Knowing now what Ainge’s floor was, in terms of a deal he would accept for Rondo, wouldn’t he have taken a first-round pick in the 15-25 range of this past June’s draft? Yes, Love still was an option at the time, but the idea of him coming to Boston was fading. Even after the draft, a team like the Rockets had long been rumored to be interested in Rondo. Just a day prior the draft, Houston acquired New Orleans’ 2015 first-round pick in a deal for Omer Asik. That pick figures to be higher than Dallas’ will be in 2016, why not go for that? Obviously, Houston didn’t want to make a deal using that pick now. But what about five or six months ago?
Hindsight is 20/20, but I (like many) was shocked by the low return on Rondo. Boston recieved Brandan Wright, Jameer Nelson, Jae Crowder and conditional first- and second-round draft picks. But Rondo had to go — Kendrick Perkins has even revealed to Yahoo! Sports that Rondo wanted out of Boston.
In the end, Ainge made the right move for the franchise. Why he waited so long I may never understand, but, in fairness, we still don’t know what the final return on Rondo will be. Wright is a nice player with one of the highest efficiency ratings in the league. Could Wright, Nelson and/or Crowder fetch another draft pick before the trade deadline? Ainge purposely got this deal done more than 60 days before the deadline so that trading players he got in return this season remains an option.
Ainge is a smart guy. He often makes gutsy and questionable moves. One of them was taking a gangly point guard who couldn’t shoot with the No. 21 pick 8 1/2 years ago. Who’s to say he won’t experience that success again with the pick he just got from Dallas?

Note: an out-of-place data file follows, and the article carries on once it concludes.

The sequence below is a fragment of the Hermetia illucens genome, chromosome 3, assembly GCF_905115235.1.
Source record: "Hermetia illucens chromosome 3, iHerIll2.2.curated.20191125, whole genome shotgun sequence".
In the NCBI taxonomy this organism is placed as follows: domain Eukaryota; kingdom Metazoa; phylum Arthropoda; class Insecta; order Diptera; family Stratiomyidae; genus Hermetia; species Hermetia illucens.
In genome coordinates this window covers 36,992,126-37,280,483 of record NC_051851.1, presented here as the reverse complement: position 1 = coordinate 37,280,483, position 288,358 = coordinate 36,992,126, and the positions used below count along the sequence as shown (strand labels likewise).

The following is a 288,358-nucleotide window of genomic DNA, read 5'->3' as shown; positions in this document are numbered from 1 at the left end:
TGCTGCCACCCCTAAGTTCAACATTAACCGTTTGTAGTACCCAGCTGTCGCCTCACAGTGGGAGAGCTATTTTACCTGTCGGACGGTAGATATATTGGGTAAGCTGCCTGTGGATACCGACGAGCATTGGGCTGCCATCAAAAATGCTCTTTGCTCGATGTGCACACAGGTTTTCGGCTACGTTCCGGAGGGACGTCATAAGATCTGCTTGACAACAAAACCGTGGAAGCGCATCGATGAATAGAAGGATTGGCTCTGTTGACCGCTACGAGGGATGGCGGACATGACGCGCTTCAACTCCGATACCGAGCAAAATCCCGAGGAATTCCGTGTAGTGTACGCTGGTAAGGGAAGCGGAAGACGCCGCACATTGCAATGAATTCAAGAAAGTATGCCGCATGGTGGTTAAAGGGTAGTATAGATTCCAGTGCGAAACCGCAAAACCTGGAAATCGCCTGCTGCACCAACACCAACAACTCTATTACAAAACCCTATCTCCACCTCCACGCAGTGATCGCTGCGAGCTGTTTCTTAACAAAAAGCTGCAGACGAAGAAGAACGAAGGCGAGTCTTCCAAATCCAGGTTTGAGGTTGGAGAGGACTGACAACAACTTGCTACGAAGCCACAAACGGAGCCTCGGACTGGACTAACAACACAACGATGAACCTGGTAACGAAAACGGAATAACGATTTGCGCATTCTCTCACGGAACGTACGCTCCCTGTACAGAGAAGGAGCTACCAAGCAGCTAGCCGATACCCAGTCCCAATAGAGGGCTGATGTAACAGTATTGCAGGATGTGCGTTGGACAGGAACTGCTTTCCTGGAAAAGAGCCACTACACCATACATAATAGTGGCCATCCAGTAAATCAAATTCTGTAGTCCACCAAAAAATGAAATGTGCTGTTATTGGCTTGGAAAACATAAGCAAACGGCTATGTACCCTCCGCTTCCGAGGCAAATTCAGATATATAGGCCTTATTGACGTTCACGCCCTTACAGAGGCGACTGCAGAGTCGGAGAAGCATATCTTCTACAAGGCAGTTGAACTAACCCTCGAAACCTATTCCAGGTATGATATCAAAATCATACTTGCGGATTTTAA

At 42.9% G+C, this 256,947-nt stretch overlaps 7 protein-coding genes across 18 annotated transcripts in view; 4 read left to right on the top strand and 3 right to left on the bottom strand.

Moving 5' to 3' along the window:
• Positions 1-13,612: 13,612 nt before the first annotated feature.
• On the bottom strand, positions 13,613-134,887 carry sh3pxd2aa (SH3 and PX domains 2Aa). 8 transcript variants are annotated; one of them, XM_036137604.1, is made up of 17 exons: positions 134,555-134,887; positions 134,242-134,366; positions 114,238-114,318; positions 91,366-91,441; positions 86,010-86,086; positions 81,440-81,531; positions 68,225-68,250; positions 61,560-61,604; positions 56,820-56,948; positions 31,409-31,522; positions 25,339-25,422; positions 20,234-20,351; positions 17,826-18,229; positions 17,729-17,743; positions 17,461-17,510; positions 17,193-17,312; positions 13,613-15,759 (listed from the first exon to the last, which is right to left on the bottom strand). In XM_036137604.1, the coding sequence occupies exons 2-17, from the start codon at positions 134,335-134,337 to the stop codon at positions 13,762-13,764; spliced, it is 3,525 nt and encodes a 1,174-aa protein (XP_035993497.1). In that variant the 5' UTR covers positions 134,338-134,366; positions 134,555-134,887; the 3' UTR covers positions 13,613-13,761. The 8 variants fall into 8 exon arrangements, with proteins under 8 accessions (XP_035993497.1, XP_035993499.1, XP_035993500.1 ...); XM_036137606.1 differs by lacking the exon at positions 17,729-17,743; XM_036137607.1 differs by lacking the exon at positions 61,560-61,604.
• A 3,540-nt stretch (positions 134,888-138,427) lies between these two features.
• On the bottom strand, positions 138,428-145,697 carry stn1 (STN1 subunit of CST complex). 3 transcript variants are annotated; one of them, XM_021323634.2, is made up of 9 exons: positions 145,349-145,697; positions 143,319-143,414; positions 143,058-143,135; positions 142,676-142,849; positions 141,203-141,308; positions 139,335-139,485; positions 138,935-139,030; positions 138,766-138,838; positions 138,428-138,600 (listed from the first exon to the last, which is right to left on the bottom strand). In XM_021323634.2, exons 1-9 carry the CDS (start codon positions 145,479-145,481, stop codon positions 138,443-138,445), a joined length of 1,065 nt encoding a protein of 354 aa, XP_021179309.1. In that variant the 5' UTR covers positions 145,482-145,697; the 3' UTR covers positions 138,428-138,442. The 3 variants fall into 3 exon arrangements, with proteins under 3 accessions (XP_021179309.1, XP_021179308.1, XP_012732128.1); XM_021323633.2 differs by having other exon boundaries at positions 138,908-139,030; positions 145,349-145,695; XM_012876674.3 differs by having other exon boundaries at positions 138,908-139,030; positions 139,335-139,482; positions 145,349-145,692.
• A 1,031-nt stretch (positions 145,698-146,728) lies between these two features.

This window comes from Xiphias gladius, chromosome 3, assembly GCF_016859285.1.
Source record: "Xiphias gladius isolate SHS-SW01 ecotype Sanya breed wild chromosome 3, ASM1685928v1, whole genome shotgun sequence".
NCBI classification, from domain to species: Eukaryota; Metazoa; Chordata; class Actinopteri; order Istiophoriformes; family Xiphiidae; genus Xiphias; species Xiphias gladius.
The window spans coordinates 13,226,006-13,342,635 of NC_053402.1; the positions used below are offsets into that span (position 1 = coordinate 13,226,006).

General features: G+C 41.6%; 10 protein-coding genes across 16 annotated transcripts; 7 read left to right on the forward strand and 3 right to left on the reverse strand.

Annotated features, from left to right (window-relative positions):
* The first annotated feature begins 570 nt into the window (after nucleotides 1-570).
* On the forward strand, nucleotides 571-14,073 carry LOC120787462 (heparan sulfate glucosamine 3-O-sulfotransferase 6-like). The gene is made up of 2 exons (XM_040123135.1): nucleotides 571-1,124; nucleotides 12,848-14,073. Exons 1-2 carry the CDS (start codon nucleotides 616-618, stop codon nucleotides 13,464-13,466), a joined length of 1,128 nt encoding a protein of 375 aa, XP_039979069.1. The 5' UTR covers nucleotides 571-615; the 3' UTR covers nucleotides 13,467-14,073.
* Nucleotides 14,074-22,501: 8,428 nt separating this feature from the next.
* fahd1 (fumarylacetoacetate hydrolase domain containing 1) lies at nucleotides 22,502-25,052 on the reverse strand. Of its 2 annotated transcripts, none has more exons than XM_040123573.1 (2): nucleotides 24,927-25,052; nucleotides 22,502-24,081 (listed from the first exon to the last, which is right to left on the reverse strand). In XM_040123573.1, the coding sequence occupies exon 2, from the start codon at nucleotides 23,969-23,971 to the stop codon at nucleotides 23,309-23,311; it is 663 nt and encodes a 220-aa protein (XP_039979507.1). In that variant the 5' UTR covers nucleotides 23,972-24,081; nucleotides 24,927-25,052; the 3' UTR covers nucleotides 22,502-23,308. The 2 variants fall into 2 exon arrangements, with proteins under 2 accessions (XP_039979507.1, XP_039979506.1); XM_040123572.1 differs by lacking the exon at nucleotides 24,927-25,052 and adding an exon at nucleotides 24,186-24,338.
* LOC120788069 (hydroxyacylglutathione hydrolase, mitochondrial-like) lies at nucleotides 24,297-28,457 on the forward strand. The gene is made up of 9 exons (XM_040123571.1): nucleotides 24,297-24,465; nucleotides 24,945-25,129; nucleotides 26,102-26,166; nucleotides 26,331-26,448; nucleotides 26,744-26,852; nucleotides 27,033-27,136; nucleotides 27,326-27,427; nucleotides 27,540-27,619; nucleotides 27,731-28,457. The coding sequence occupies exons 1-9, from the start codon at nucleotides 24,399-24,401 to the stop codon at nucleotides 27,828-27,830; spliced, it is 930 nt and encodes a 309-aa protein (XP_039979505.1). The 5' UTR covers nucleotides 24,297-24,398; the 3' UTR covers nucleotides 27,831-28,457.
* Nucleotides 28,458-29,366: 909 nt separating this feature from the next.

|Celtics trade Rajon Rondo to Mavericks||12.18.14 at 6:17 pm ET|
Trade rumors crept up on Wednesday before ESPN.com’s Marc Stein originally reported what has since become official: Rondo has been shipped to Dallas along with rookie Canadian forward Dwight Powell for a package that leaves many questioning if Boston got enough.
“We would like to thank Rajon for everything that he has done for the Celtics organization and the success we have experienced during his tenure with us,” Celtics president of basketball operations Danny Ainge said in a statement.
“We would not have won Banner 17 without Rajon and will always consider him one of our most valuable Celtics, both on the court and in the community working with kids,” added Celtics managing partners Wyc Grousbeck, Irv Grousbeck, Steve Pagliuca and Robert Epstein. “We will always cherish the time he was here.”
The deal, which has since been announced on the Mavericks’ website, landed Brandan Wright, Jameer Nelson, Jae Crowder and two draft picks in return — Dallas’ 2015 first-round selection and 2016 second-rounder. The move also forced Boston to release second-year Brazilian center Vitor Faverani.
Rondo took to Twitter just after midnight and sent out multiple tweets. Here’s Rondo’s message in full:
My time in Boston has meant so much. I’ve grown up with this city both as a basketball player and person. The love I have for the most loyal and supportive fans in the league is unmatched. My teammates have shown nothing but heart the last couple of seasons. They are some of the hardest working guys I have played with and I wish them the best. I’ve experienced my most successful and challenging years with the Celtics, fans and city. The opportunity to play with guys like Dirk, Monta, Tyson and the young talent of Chandler is exciting. I look forward to building something special in Dallas.
Rondo averaged 10.8 assists, 8.3 points, 7.5 rebounds in 22 games this season with the Celtics.
|Brad Stevens addresses Rajon Rondo trade rumors||12.18.14 at 1:21 pm ET|
Following the Celtics‘ victory over the Magic on Wednesday night, Rajon Rondo spoke about the trade rumors surrounding him. Essentially, Rondo maintained the stance that he does not want to be traded, but that the rumors will continue to be part of life in the NBA.